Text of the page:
Workers' Comp In-Cites
Welcome to the latest edition of Schaff & Young’s Workers’ Comp In-Cites. Designed to provide our clients with practical insight, Workers’ Comp In-Cites outlines recent developments in Pennsylvania workers’ compensation law and explains how those decisions impact our clients and their cases. Barbara Young, Michael Schaff and the other attorneys at Schaff & Young, P.C. are always available to discuss these cases – or any other questions or concerns you might have. Just give us a call at (215) 988-0090 or send an email to We look forward to hearing from you.
Utilization Reviews – Only One Provider Per UR Request
In Bucks County Community College v. Workers’ Compensation Appeal Board (Nemes), the Commonwealth Court has ruled that each Utilization Review request must be limited to one provider. In this case, the carrier filed a UR of Dr. Files “and all other providers under the same license and specialty.” In accordance with the request, the reviewer considered treatment rendered by Dr. Files and by Dr. Mercora, another physician in the same office. The Commonwealth Court ruled that the review was improper because the Workers’ Compensation Act requires that a separate UR request be filed for every physician whose care is being questioned.
Tip: If a claimant is treating with a group of doctors, you must file separate UR requests for each doctor in the practice whose care is being questioned.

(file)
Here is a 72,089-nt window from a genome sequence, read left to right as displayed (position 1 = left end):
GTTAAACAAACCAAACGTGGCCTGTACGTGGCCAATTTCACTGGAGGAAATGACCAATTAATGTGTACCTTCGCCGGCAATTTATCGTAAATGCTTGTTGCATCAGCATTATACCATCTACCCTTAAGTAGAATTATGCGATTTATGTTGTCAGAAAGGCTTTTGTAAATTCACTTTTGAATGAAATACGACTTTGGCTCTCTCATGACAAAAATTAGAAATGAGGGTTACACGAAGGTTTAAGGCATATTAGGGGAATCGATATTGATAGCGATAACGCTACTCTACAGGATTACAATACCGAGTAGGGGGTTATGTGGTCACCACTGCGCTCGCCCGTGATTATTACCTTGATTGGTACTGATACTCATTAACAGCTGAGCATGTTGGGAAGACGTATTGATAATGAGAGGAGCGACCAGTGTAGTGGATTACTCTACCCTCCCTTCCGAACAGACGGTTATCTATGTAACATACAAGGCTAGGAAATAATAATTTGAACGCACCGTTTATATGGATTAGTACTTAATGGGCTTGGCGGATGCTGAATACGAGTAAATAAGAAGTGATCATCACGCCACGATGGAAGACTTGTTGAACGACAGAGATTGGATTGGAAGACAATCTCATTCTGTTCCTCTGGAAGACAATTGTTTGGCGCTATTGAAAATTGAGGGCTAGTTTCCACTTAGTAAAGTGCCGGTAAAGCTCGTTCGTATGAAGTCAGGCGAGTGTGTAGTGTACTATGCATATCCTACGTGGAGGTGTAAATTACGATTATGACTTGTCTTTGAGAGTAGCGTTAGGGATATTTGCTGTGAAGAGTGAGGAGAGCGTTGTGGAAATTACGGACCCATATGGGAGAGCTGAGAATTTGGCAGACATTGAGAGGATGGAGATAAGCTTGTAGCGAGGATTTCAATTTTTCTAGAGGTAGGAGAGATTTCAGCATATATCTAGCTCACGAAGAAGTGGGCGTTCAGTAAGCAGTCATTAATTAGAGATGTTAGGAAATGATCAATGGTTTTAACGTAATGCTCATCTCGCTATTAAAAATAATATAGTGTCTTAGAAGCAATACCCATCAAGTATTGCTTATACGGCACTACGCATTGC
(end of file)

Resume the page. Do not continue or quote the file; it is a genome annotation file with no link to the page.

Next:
February 2007 Edition
Volume 1
Number 2

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Common Law Marriage
In a 2003 workers’ compensation case, PNC Bank v. Workers’ Compensation Appeal Board (Stamos), the Commonwealth Court abolished common law marriage. The legislature then amended the Pennsylvania Marriage Law to provide that no common law marriage contracted after January 1, 2005 would be valid and that the law did not render invalid any common law marriage entered into on or before January 1, 2005. In Costello v. Workers’ Compensation Appeal Board (Kinsley Construction Co.), the Commonwealth Court revisited the issue and ruled that a common law marriage entered into after the PNC Bank decision, but before January 1, 2005, was valid, thereby entitling the widow to death benefits under the Workers’ Compensation Act.
A Workers’ Compensation Judge May Suspend Benefits For the Failure to Attend a Court-Ordered Vocational Expert Interview
Rejecting the argument that the Workers’ Compensation Judge failed to issue a reasoned decision, the Commonwealth Court in Bradley v. Workers’ Compensation Appeal Board (County of Delaware) affirmed a Judge’s right to suspend benefits when a claimant refuses to appear for a Court-ordered vocational expert interview.